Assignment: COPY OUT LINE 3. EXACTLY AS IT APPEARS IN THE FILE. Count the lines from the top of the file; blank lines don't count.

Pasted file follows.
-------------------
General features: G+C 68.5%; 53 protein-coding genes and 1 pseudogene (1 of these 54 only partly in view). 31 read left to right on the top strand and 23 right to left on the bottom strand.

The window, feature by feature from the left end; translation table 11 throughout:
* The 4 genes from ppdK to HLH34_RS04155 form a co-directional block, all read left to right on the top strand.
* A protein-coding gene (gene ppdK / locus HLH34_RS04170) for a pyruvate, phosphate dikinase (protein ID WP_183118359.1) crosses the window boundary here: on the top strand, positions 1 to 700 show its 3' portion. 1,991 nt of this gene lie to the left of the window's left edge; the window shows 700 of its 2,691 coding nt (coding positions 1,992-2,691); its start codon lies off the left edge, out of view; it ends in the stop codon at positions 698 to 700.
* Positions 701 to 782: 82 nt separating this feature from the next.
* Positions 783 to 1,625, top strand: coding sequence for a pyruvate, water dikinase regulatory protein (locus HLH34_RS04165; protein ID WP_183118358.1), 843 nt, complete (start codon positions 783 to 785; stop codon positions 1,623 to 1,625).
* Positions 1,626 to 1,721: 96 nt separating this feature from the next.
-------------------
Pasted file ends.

* The 4 genes from ppdK to HLH34_RS04155 form a co-directional block, all read left to right on the top strand.